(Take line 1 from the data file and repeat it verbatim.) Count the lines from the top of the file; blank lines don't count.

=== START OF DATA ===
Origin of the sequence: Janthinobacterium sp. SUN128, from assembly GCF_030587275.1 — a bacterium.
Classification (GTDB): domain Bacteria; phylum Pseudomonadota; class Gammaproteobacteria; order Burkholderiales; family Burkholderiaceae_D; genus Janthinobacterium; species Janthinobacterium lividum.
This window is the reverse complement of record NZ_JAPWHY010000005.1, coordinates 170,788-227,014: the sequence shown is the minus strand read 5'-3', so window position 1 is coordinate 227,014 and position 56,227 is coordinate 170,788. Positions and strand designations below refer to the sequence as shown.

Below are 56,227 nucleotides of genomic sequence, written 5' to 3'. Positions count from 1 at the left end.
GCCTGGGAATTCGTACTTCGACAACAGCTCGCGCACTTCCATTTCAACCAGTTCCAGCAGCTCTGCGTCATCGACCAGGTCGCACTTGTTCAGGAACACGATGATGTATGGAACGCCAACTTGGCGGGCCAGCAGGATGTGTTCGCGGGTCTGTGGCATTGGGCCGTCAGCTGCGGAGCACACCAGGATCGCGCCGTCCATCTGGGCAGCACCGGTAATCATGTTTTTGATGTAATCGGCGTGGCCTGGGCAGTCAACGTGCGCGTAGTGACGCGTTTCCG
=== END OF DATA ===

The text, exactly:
Origin of the sequence: Janthinobacterium sp. SUN128, from assembly GCF_030587275.1 — a bacterium.